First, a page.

The one vote she received speaks for itself, but I will assert one very crucial point: your desire to run is not enough merit to win votes. Competence will forever be more valuable than raw passion. Talking about how we’re all “dancing with the devil on the dance floor” so we need to “turn the music off” sounds more like an SNL sketch with Chris Farley than a leader anyone should take seriously.

Posturing at the end of your closing statement by telling everyone “for shame” because we didn’t start proceedings by asking present veterans to stand is as transparent and juvenile as the rest of her comments.

What do we glean from this straw poll? Has Crouch soared past Braun with Hill close at her heels? Is Crouch set to split the Braun/Hill votes while securing the establishment and corporatist GOP votes? The answer to both of these is unequivocally “no.”

Crouch told me that she attributed her victory to her focus on “values” and mental health. While those are noble goals, I don’t believe that’s what carried her to the front of the poll—nor will that carry her to win the primary in May. Crouch is the more popular of the two establishment candidates.

Nikki Haley pulled 12 votes, and I would guess (though I didn’t ask LaMar to divulge) that all 12 Haley voters also voted for Crouch. The “Trump” voters were split among the five present, and while I think Crouch performed admirably at connecting to the precinct committee members of the 6th, I do not think it’s enough to shake her association with Holcomb.

Given that assumption, Hill pulled ahead as far as he did because he outperformed Braun in presence and communication, which I attribute most to Braun likely being exhausted from a tough two months in the Senate holding the line against McConnell.

Hill’s performance was stellar, and as his campaign aptly told me, “Curtis has tapped into Hoosiers desire for a proven conservative leader. When Hoosiers hear his authentic message, it resonates.” That was certainly true on the stage Saturday—but I doubt it will be enough.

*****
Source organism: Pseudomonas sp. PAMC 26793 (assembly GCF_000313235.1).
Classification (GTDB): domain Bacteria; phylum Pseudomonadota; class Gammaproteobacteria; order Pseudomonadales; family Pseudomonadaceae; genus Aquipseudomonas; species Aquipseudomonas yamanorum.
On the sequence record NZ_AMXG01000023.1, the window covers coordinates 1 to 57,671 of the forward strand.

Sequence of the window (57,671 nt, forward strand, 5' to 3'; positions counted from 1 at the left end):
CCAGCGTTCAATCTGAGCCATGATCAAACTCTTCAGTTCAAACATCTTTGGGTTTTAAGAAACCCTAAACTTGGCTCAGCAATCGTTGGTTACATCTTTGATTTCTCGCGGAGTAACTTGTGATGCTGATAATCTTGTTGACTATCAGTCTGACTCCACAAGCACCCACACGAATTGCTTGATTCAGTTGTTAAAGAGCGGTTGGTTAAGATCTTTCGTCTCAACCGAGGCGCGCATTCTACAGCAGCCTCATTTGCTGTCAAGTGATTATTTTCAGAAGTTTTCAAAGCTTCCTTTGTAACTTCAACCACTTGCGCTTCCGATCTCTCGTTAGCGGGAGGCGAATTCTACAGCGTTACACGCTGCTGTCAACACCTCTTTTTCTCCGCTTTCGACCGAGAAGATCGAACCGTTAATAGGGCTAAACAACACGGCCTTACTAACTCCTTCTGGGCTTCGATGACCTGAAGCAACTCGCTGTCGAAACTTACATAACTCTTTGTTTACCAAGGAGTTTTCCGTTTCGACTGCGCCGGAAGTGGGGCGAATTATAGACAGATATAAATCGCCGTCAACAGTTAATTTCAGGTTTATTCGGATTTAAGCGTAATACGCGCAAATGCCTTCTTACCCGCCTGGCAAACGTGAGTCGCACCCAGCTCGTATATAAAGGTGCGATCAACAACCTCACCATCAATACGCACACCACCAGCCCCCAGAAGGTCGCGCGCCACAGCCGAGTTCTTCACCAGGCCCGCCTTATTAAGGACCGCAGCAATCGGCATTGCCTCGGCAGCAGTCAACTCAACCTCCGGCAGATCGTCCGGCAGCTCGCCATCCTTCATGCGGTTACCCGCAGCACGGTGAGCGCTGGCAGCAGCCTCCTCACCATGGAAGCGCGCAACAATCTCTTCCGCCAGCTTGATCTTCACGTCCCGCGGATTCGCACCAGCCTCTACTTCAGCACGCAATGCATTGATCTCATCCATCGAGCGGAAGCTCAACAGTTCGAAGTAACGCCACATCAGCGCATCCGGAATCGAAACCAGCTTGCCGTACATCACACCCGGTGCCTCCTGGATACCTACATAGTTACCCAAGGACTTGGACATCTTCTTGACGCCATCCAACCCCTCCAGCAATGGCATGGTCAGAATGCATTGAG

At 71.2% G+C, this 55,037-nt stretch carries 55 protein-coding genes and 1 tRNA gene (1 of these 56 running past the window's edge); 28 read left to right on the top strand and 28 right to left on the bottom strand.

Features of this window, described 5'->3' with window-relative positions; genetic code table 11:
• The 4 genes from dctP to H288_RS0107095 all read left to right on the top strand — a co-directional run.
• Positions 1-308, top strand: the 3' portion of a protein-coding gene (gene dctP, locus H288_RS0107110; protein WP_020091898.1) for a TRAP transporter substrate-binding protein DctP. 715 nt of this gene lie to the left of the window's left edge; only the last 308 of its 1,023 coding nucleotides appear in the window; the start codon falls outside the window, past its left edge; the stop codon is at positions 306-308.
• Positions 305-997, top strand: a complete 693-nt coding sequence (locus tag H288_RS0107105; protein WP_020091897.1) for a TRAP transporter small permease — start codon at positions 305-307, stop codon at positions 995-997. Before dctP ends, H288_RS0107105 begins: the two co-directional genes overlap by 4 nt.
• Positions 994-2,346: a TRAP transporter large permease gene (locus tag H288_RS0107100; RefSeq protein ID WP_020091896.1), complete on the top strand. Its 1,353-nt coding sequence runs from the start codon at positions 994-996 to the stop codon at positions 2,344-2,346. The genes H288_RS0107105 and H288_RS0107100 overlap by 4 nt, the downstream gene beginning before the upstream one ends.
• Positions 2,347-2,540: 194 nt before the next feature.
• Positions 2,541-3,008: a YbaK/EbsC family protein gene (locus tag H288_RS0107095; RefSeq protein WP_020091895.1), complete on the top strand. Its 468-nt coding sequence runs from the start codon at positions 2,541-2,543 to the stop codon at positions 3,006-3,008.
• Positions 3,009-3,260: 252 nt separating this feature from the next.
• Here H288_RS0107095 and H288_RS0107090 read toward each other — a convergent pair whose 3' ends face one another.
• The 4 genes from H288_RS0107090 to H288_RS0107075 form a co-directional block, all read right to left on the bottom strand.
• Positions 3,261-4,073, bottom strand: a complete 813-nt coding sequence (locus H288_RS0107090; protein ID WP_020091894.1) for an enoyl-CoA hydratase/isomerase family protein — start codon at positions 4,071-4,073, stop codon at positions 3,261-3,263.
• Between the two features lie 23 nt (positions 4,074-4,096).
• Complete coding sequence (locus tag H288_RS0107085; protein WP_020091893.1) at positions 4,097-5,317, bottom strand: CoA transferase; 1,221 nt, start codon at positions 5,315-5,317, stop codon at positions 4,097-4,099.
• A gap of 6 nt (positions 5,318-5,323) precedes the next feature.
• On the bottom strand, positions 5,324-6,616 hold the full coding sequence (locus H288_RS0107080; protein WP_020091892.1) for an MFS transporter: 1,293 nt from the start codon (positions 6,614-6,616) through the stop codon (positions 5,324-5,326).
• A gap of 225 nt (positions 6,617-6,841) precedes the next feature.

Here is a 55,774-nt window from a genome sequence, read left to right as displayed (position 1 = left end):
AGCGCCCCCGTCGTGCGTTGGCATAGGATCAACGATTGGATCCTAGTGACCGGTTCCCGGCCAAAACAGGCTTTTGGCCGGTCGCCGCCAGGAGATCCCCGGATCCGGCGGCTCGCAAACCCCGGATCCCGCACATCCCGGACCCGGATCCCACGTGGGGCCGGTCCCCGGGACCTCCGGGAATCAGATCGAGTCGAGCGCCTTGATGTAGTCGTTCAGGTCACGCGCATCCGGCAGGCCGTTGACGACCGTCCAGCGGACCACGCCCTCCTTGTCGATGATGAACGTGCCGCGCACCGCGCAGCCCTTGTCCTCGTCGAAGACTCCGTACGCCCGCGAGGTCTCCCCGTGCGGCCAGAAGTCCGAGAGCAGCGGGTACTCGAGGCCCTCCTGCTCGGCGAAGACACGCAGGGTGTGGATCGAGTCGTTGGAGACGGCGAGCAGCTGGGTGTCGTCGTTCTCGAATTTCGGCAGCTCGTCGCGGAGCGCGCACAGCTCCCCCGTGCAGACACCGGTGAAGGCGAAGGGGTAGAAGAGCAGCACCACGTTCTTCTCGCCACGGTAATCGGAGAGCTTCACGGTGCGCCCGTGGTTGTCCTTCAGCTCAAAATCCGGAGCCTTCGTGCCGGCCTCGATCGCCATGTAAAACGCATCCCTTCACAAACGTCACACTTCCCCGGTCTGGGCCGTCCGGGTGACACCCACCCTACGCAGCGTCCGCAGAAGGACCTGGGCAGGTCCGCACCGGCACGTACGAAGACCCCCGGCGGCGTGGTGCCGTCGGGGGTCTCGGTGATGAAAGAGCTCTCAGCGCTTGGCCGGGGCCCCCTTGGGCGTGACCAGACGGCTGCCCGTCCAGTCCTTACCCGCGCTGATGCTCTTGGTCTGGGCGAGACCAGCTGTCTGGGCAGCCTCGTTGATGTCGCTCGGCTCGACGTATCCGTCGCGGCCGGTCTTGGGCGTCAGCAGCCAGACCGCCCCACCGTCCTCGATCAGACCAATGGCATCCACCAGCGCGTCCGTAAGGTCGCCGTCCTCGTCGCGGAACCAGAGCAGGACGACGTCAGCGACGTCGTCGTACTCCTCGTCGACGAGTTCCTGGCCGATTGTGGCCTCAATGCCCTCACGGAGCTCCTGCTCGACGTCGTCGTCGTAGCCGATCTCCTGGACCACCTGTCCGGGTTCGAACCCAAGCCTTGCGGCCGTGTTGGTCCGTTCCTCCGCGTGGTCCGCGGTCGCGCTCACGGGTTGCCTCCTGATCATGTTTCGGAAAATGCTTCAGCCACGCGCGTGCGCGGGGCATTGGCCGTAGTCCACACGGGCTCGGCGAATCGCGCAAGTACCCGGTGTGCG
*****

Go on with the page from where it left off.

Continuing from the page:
As of January, Braun had raised over $2.1 million in comparison to Hill’s $374,000. That, coupled with established name recognition, will be more than enough to win over the majority of traditional conservative voters. Trump’s endorsement secures the populist vote en masse—this only leaves establishment/corporatist GOP voters, a dwindling faction.

That dwindling faction, made up of many of the “old guard” in the GOP, supports Crouch, of course. Note that a broad “coalition” of courthouses and other elderly GOP threw their endorsements in with Crouch.

With Indiana shifting towards traditional conservatives and populists as “neocons” or establishment voters age out (and the younger ones becoming increasingly irrelevant), it’s going to be either Hill or Braun. Hill and Braun are very similar candidates, but name recognition and an “energetic Mike” would likely be fatal to any other Hoosier’s gubernatorial run.

As one precinct committeeman told me, “I’m ready for a [Ron] DeSantis, a [Bill] Lee, or a [Kim] Reynolds. I would be happy with Braun or Hill.”

If this is the case for most Hoosier voters, history shows that when two candidates are equal in the eyes of the voter in policy, governance, and character, the bigger spender and “higher up the ladder” candidate usually wins.

If there is one key lesson to learn from what I’d argue was one of the best-run straw polls I’ve been to in years, it’s this:

The three factions of Indiana’s GOP are openly vying for the future of the party. The winner of this gubernatorial primary will ultimately decide what Hoosier Republicanism does for the next decade—and it’s going to be Braun, Crouch, or Hill.